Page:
When you use my data, please say thank you!

I’m working on a systematic literature review based upon researchers that use breast cancer blogs. This particular review was inspired by a comment written by Caroline on my blog post about the Usage guidelines for researchers who use blogs. In the comment Caroline mentions that “I would never have thought my blog could be used in research.” This has inspired me to look at how researchers are using breast cancer blogs, so that I could better highlight the different uses of the data. On June 16, 2016 I did a Google Scholar search for articles that mention “breast cancer” and mention “blog” or “weblog”. I listed the results from the first 20 pages of articles in a spreadsheet. I’m wading through them now alphabetically. Many are false positive hits (e.g. the articles don’t mention breast cancer blogs in any way). There are, however, some very interesting articles and I’ll be posting some of my reflections on the articles as I go through them. I’m particularly intrigued by the variety of fields of study that use breast cancer blogs in their research (e.g. feminist studies, communication, public health, nursing, computer science). I’m also interested in the different approaches to the ethics used in by the different fields of study.

I was further inspired by a comment left by JF on my post about citing versus anonymizing blogs, where she highlights the importance of recognizing the labor that goes into writing blogs. I think this is a point I feel the need to emphasize. In many cases there is a space in the publication to acknowledge and thank people who helped with the article. Often researchers use this to acknowledge those who provided peer reviews or other academic guidance in the research. For students or new career scholars they recognize the guidance of their supervisors. I have yet to see an article (I’m going through alphabetically and I’m only on D, so there is hope yet) where the researcher acknowledges the work of the bloggers. To researchers, public blogs are seen as a free data source that they can use for their research. They seem to miss that this “free” data source is the result of 1000s of hours of labor on the part of the bloggers they are studying. They should at least add a “thank you to the bloggers who contributed their lived experiences that provided a source of data for this study”.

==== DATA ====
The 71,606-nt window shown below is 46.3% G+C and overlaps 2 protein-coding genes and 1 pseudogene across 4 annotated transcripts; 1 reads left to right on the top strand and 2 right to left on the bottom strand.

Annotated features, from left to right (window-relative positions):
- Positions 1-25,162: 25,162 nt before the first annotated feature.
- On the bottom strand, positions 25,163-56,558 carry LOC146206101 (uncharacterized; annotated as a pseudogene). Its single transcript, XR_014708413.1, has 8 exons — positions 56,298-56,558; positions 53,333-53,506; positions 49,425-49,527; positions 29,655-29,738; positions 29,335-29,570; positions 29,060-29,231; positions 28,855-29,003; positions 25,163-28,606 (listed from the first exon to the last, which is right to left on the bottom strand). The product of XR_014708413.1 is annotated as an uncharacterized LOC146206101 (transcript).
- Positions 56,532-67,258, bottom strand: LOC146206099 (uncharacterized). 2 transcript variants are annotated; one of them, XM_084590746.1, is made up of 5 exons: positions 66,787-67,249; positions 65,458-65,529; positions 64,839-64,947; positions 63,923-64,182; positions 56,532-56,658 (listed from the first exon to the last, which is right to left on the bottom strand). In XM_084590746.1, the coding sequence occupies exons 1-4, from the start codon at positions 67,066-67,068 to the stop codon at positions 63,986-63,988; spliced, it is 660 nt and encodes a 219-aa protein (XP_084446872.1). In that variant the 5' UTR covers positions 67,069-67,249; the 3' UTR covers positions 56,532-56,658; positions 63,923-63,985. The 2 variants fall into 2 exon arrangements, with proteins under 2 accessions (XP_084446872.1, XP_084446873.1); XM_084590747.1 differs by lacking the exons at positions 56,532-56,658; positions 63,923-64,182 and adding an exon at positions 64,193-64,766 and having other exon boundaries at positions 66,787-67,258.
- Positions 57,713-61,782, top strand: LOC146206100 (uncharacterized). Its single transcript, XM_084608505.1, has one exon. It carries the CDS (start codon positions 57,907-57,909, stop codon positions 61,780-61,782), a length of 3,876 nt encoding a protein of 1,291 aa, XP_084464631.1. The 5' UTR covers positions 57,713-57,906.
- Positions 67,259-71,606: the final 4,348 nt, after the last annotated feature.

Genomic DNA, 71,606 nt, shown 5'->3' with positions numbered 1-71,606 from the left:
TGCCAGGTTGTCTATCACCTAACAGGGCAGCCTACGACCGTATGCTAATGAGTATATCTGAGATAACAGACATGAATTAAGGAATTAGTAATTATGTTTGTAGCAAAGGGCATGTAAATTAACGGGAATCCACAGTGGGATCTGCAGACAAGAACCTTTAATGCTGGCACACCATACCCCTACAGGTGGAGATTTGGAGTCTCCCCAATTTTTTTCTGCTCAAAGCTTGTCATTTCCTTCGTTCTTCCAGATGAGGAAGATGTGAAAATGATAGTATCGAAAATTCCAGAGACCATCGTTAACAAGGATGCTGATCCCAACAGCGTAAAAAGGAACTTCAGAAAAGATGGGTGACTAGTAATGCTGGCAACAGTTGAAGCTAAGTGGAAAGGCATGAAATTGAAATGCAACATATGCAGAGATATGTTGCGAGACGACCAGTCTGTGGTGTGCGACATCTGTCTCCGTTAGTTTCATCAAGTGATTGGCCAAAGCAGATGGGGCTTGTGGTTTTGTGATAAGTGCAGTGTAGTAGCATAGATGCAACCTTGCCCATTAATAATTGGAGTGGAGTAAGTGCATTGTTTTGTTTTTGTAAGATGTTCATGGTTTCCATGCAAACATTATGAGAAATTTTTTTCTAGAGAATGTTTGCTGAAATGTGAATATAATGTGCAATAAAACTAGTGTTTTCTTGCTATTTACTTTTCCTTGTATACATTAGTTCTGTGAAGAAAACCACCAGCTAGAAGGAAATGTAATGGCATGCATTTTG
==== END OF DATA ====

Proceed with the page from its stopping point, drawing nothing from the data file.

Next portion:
And so, I put this out there for anyone who uses any of my blogs for research purposes. I don’t feel the need for you to necessarily ask my permission, as I am posting publicly. I do, however, ask that you in some way acknowledge that the “free” data source you are using is the result of many hours of my time. I give to you willingly my experiences, all I ask is that you say thank-you.

Feature image: By Ashashyou (Own work) [CC BY-SA 4.0 (http://creativecommons.org/licenses/by-sa/4.0)], via Wikimedia Commons


4 responses

  1. […] I mentioned in my previous post, I’m doing a systematic review of how researchers are using breast cancer blogs. I’ve […]

  2. Melanie Avatar

    Wow, this seems like a true millennial development because, even just six years ago, I never would have used a blog as a source. Of course, you’re so right, the topic and major/minor would determine whether or not data from blog posts would be relevant.
    My dad started an experimental drug on June 3rd – I was not made aware of it, but he was informed that there might be some severe side effects.
    And some of those side effects may include feeling like you’re dying.
    They kicked in June 13th.
    So I’m likely to do some research and start a blog about elder care, or his life story. One of my goals while staying with him after my mom’s passing was to write his story.
    We started having interviews for about an hour and a half, not recorded, but I type fast, so he would speak and I’d type.
    Now I think I need to do that but record both of us, him speaking, me typing.